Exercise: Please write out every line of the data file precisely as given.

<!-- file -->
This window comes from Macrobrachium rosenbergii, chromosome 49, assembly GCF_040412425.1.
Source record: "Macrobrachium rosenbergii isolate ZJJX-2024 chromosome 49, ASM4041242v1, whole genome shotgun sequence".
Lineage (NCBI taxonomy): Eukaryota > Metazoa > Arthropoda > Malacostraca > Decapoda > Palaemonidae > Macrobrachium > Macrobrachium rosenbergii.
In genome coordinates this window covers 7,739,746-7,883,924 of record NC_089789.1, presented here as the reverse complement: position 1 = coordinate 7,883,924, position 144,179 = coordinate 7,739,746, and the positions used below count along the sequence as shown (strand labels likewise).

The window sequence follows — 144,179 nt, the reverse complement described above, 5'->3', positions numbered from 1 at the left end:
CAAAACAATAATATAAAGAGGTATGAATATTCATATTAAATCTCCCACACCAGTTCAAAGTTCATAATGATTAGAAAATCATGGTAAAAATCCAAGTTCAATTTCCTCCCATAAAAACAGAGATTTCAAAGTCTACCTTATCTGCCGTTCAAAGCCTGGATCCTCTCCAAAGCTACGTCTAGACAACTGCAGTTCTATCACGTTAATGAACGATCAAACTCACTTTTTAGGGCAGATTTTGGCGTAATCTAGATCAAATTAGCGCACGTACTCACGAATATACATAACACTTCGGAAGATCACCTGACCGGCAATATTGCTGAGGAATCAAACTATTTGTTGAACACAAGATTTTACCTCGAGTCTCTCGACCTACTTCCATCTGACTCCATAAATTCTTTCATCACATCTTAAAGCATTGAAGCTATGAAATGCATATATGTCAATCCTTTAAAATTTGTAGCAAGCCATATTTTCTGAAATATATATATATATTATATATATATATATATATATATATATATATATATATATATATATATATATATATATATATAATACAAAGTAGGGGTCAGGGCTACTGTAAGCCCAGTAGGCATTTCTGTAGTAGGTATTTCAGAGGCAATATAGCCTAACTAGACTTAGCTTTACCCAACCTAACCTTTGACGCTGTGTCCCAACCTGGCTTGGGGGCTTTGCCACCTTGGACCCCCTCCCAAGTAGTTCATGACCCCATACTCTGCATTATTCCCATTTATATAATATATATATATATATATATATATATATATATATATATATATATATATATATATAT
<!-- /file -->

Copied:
This window comes from Macrobrachium rosenbergii, chromosome 49, assembly GCF_040412425.1.
Source record: "Macrobrachium rosenbergii isolate ZJJX-2024 chromosome 49, ASM4041242v1, whole genome shotgun sequence".
Lineage (NCBI taxonomy): Eukaryota > Metazoa > Arthropoda > Malacostraca > Decapoda > Palaemonidae > Macrobrachium > Macrobrachium rosenbergii.
In genome coordinates this window covers 7,739,746-7,883,924 of record NC_089789.1, presented here as the reverse complement: position 1 = coordinate 7,883,924, position 144,179 = coordinate 7,739,746, and the positions used below count along the sequence as shown (strand labels likewise).

The window sequence follows — 144,179 nt, the reverse complement described above, 5'->3', positions numbered from 1 at the left end:
CAAAACAATAATATAAAGAGGTATGAATATTCATATTAAATCTCCCACACCAGTTCAAAGTTCATAATGATTAGAAAATCATGGTAAAAATCCAAGTTCAATTTCCTCCCATAAAAACAGAGATTTCAAAGTCTACCTTATCTGCCGTTCAAAGCCTGGATCCTCTCCAAAGCTACGTCTAGACAACTGCAGTTCTATCACGTTAATGAACGATCAAACTCACTTTTTAGGGCAGATTTTGGCGTAATCTAGATCAAATTAGCGCACGTACTCACGAATATACATAACACTTCGGAAGATCACCTGACCGGCAATATTGCTGAGGAATCAAACTATTTGTTGAACACAAGATTTTACCTCGAGTCTCTCGACCTACTTCCATCTGACTCCATAAATTCTTTCATCACATCTTAAAGCATTGAAGCTATGAAATGCATATATGTCAATCCTTTAAAATTTGTAGCAAGCCATATTTTCTGAAATATATATATATATTATATATATATATATATATATATATATATATATATATATATATATATATATATATATATATAATACAAAGTAGGGGTCAGGGCTACTGTAAGCCCAGTAGGCATTTCTGTAGTAGGTATTTCAGAGGCAATATAGCCTAACTAGACTTAGCTTTACCCAACCTAACCTTTGACGCTGTGTCCCAACCTGGCTTGGGGGCTTTGCCACCTTGGACCCCCTCCCAAGTAGTTCATGACCCCATACTCTGCATTATTCCCATTTATATAATATATATATATATATATATATATATATATATATATATATATATATATATATATAT